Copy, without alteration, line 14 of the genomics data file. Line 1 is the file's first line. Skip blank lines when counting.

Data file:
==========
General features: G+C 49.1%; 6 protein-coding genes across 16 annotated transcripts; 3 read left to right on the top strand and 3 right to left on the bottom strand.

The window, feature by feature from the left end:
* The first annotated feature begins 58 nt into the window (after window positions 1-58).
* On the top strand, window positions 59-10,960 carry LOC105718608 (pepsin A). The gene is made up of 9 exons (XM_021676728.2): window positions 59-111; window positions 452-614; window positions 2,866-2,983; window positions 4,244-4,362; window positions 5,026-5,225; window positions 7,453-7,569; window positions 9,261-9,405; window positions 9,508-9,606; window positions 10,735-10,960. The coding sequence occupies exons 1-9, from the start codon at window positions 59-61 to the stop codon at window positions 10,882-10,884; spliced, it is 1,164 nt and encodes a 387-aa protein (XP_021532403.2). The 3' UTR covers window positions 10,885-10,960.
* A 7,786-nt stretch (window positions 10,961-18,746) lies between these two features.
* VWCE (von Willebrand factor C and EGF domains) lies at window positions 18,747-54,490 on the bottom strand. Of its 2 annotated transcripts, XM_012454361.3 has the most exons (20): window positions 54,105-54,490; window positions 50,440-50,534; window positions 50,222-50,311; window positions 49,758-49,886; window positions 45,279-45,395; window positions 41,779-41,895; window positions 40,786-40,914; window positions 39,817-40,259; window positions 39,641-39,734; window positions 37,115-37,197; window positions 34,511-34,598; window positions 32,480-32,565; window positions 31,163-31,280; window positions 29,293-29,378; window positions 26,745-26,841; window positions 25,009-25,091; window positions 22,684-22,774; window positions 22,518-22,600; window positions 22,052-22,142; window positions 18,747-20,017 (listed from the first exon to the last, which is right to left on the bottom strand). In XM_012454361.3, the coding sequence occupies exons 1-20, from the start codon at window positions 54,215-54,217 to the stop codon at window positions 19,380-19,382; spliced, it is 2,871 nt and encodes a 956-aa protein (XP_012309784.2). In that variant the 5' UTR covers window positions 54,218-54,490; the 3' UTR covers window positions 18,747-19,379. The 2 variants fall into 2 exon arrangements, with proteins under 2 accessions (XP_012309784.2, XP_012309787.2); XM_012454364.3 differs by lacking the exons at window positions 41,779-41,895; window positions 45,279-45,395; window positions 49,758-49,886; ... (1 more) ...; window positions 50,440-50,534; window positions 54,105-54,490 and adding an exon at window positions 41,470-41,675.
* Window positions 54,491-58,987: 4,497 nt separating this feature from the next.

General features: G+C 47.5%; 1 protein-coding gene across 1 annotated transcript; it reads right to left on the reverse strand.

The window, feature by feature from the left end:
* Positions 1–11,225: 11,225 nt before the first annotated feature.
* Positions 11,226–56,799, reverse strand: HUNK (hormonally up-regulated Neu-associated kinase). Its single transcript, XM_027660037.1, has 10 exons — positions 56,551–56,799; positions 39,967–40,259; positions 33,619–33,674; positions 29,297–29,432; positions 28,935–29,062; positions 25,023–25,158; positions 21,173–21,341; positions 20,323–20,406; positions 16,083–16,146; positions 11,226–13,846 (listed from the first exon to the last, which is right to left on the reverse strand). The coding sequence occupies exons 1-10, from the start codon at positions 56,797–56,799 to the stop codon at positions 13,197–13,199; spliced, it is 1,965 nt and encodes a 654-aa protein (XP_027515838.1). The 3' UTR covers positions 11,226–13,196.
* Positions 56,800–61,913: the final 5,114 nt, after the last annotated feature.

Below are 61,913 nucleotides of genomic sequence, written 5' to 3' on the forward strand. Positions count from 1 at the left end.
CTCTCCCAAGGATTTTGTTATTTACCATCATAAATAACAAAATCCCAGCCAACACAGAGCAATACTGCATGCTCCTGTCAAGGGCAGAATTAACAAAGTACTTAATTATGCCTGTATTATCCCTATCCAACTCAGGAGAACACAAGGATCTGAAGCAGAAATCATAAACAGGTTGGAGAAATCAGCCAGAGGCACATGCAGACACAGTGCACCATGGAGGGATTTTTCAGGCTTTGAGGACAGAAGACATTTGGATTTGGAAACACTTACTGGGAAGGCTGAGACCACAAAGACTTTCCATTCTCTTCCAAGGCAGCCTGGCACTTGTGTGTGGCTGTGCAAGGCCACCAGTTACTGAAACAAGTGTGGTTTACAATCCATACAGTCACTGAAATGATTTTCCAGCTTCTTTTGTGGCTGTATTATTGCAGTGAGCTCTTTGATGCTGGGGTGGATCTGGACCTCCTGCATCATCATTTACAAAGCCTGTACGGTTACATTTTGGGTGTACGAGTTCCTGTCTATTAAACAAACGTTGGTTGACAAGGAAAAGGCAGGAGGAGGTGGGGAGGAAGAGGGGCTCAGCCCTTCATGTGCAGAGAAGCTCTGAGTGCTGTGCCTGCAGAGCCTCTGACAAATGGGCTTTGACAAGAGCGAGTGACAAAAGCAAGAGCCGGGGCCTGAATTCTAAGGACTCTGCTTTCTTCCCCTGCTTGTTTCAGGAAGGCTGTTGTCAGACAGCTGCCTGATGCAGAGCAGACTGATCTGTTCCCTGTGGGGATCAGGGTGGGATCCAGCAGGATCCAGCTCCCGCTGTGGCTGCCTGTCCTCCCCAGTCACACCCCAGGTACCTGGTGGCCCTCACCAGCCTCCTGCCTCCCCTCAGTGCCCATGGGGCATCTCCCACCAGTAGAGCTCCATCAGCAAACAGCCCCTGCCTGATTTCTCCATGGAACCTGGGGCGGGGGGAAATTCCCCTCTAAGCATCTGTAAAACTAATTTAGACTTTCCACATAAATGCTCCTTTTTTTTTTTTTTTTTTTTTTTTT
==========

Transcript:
CTCTCCCAAGGATTTTGTTATTTACCATCATAAATAACAAAATCCCAGCCAACACAGAGCAATACTGCATGCTCCTGTCAAGGGCAGAATTAACAAAGTACTTAATTATGCCTGTATTATCCCTATCCAACTCAGGAGAACACAAGGATCTGAAGCAGAAATCATAAACAGGTTGGAGAAATCAGCCAGAGGCACATGCAGACACAGTGCACCATGGAGGGATTTTTCAGGCTTTGAGGACAGAAGACATTTGGATTTGGAAACACTTACTGGGAAGGCTGAGACCACAAAGACTTTCCATTCTCTTCCAAGGCAGCCTGGCACTTGTGTGTGGCTGTGCAAGGCCACCAGTTACTGAAACAAGTGTGGTTTACAATCCATACAGTCACTGAAATGATTTTCCAGCTTCTTTTGTGGCTGTATTATTGCAGTGAGCTCTTTGATGCTGGGGTGGATCTGGACCTCCTGCATCATCATTTACAAAGCCTGTACGGTTACATTTTGGGTGTACGAGTTCCTGTCTATTAAACAAACGTTGGTTGACAAGGAAAAGGCAGGAGGAGGTGGGGAGGAAGAGGGGCTCAGCCCTTCATGTGCAGAGAAGCTCTGAGTGCTGTGCCTGCAGAGCCTCTGACAAATGGGCTTTGACAAGAGCGAGTGACAAAAGCAAGAGCCGGGGCCTGAATTCTAAGGACTCTGCTTTCTTCCCCTGCTTGTTTCAGGAAGGCTGTTGTCAGACAGCTGCCTGATGCAGAGCAGACTGATCTGTTCCCTGTGGGGATCAGGGTGGGATCCAGCAGGATCCAGCTCCCGCTGTGGCTGCCTGTCCTCCCCAGTCACACCCCAGGTACCTGGTGGCCCTCACCAGCCTCCTGCCTCCCCTCAGTGCCCATGGGGCATCTCCCACCAGTAGAGCTCCATCAGCAAACAGCCCCTGCCTGATTTCTCCATGGAACCTGGGGCGGGGGGAAATTCCCCTCTAAGCATCTGTAAAACTAATTTAGACTTTCCACATAAATGCTCCTTTTTTTTTTTTTTTTTTTTTTTTT